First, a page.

Sunday, March 29, 2009

"Eating with our Eyes" or "What's in a Name?".

Although I'm unsure who said "presentation is everything," it was celebrity chef Wolfgang Puck who grew famous telling us that we "eat with our eyes." As a guy who has spent a career dabbling in the aesthetic, I agree whole heartedly... but how about a little anthropological data to support what I (think) I've always known?

Food TV personality Ted Allen hosts a show called Food Detectives, where food myths are debunked or validated, and all things culinary are considered. I saw a segment this week where 2 test groups where set at different times to give reviews of a particular meal. The first meal was prepared and served in a simple dining area with standard overhead lighting, no table cloths, no table accouterments,  and no embellishing the food's presentation. The second seating spent more time on the environment -- lowing the lights and placing candles on the table, and dressing up the meal presentation itself. 

But here's the other side of this experiment... each seating included a menu for those dining. Menu one simple said it how it was -- fish was labeled "baked fish," green beans were listed as such, and the wine was labeled "New Jersey Red," which was served in plastic cups. Yum. In round two, the "baked fish" had become Panko crusted St. John's filet, green beans were listed as Haricot verts (pronounced hair-co-vere,) and the Jersey hooch was relabeled as Napa Valley Cabernet.

Remember, both meals were identical. After each group had dined, they were surveyed. On a scale of 1 - 10, the results averaged as follows: Group 1 = 3/10, while group 2 = 8/10. Additionally, each group asked what they would expect to pay for a meal like the one they had just received. The staggering results... group 1 averaged a price tag of $10 per person for the less impressive dinner, while group 2 was happy to fork over $38 per person.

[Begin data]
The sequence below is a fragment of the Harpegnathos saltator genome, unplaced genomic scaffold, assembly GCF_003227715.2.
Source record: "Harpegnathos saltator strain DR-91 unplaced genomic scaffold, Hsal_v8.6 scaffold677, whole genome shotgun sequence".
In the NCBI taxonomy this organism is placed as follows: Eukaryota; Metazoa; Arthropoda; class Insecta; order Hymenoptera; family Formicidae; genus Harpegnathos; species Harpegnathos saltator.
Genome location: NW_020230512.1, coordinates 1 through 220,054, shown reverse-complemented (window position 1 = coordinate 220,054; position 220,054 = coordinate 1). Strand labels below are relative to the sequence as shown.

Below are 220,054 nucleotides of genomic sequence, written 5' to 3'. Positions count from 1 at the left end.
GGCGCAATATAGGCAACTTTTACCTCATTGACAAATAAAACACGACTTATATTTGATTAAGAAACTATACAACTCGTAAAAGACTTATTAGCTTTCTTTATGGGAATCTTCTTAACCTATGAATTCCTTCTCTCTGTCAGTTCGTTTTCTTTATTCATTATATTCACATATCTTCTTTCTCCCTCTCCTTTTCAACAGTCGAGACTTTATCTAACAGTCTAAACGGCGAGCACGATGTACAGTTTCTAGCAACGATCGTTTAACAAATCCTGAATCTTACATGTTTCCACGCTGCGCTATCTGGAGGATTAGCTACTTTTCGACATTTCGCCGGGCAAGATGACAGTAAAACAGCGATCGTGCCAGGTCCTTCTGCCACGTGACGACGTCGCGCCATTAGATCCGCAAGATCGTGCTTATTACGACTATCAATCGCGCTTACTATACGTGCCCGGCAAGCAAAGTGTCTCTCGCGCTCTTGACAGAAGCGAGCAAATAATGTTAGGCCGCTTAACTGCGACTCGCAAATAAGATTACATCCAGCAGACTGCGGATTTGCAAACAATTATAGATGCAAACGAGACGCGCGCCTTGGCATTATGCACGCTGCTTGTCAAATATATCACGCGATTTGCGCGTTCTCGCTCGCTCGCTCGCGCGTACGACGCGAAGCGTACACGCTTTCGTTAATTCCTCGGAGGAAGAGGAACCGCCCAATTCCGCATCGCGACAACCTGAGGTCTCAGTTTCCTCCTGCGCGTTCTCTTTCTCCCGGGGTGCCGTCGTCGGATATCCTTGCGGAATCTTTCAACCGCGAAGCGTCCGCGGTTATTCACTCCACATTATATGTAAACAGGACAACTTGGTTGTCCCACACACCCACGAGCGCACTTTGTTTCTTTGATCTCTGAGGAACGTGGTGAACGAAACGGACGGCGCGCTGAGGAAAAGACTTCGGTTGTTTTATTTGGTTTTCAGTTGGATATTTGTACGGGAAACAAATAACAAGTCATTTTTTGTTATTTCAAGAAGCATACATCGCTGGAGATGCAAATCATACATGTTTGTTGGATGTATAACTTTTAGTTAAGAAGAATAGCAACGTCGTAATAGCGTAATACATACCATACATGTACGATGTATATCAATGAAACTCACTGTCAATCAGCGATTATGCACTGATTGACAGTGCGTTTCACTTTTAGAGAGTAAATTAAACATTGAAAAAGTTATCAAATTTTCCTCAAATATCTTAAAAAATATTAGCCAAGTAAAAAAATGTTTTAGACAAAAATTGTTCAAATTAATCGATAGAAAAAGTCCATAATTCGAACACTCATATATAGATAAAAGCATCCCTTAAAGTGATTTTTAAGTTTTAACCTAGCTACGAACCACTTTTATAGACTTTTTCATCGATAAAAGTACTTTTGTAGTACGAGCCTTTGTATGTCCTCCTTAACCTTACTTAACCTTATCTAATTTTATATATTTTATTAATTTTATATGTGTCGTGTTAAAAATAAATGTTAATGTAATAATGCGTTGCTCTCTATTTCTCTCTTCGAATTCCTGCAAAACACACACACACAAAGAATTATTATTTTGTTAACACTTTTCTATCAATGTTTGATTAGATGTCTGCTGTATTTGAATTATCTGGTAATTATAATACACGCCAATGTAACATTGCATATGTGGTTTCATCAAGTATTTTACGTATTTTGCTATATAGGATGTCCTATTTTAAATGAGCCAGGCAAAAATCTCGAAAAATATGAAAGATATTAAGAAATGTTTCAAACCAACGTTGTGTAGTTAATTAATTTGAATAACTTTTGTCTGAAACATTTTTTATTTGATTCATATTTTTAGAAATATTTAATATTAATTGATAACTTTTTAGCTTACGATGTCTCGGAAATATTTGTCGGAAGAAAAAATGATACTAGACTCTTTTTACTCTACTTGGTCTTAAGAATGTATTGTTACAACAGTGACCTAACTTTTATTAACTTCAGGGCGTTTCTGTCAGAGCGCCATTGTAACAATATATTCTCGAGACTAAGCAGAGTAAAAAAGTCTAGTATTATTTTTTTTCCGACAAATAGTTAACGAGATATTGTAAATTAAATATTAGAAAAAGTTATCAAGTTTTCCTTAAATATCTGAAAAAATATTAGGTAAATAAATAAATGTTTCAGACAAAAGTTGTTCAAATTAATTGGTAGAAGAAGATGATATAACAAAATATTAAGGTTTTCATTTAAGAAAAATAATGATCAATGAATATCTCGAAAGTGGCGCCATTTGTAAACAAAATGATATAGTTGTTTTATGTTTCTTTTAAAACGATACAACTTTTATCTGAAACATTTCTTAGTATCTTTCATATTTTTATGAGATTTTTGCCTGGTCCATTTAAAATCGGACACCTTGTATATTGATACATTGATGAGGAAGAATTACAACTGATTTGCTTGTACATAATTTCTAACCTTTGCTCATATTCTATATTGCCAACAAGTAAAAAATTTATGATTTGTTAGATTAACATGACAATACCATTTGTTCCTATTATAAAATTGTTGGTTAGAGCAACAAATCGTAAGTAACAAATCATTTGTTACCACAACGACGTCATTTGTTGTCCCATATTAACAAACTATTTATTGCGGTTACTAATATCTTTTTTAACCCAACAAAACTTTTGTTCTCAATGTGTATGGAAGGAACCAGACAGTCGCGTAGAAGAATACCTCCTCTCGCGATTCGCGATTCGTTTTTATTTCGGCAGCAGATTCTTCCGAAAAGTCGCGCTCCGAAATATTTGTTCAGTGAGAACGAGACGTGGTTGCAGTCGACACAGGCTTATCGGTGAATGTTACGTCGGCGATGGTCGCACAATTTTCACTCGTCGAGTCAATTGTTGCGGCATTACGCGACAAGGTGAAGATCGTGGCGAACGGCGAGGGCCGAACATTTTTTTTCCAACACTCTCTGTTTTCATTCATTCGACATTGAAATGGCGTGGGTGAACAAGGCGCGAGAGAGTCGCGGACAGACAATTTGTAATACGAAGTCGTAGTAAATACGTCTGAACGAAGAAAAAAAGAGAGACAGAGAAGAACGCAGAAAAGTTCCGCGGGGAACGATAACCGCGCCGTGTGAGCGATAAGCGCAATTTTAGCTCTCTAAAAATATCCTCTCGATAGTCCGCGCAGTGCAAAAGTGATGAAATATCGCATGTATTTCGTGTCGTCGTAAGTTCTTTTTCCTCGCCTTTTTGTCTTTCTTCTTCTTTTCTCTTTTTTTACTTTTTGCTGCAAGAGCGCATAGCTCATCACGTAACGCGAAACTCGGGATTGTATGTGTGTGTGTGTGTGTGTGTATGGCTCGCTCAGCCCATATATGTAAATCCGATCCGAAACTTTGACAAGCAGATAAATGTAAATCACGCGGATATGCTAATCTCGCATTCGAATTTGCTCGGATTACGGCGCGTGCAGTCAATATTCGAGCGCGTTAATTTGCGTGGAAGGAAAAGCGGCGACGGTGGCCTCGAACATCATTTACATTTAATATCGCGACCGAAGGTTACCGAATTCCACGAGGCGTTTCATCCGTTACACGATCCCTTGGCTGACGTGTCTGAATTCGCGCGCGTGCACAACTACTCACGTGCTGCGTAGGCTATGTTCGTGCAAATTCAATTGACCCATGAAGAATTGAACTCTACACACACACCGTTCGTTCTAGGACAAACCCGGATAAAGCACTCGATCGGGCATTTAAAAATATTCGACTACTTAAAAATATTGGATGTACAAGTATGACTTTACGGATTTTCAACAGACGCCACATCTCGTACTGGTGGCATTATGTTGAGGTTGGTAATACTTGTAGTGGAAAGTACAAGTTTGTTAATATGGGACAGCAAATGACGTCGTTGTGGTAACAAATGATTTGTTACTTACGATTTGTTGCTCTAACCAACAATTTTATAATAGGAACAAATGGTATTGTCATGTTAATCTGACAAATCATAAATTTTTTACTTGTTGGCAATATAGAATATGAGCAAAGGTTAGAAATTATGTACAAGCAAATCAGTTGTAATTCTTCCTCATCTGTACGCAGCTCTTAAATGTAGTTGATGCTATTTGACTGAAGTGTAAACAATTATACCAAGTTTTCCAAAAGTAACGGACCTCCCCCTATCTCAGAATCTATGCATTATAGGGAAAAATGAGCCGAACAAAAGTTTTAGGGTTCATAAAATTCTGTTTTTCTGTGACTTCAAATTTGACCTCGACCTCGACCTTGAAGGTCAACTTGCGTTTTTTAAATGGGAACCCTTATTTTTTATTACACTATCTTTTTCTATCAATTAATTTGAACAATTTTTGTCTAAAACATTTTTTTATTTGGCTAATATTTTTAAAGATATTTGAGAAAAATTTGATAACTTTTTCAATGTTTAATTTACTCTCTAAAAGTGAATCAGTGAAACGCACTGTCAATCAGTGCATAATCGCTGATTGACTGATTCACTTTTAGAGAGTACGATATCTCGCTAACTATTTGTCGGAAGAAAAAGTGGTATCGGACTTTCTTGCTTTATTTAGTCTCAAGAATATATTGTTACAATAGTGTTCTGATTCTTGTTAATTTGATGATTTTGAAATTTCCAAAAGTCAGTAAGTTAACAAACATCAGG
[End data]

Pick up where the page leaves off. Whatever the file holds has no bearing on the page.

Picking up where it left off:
There's certainly a lesson in aesthetics here, but the amazing expectation that proper "naming" sets is well worth considering. Perhaps it's the difference between saying "enjoy your meal," and "bon apetito!"

Monday, March 23, 2009

Don't write like a band... write like a piana'

"You don’t write like a band... you write like a piana’. We were a big piana’." -- Eddy Byrne speaking on his playing with Thelonious Monk.

Simplicity is an art seldom perfected. Einstein is noted as saying, "Everything should be made as simple as possible, but not simpler." That is, well... simply brilliant. I just purchased the documentary Helvetica (trailer can be seen HERE) and it supports what I've been feeling recently (I thought it was old age creeping in)... what's passing for communication these days is often just clutter. Cool and whiz-bang is ok -- and even invited around ADG... but concept and messaging needs to be clear, and alas, simple.

I heard a great NPR segment recently called Monk At Town Hall celebrating 5 decades of the genius that was Thelonious Monk. During the radio cast, trombonist Eddy Byrne spoke of playing with the great pianist as well jazz heroes like bassist Charles Mingus, and Miles Davis -- whose legendary trumpet skill is, even today, some of the finest ever recorded. Despite the monumental talent of each individual contributor, Burke and the collective strove to sound as one voice. "A big piana'" as he so eloquently put it. Complexity well formulated and thought out is simplicity at its finest.

Try this: black coffee, big chair, dim lights, and Blue Monk (one of his best offerings, available here at Amazon.) Life is undoubtedly complex. Here's an opportunity to simplify, if only for the 10 minutes and 13 seconds that the legendary pianist tickles the ivories on my favorite tune by the master.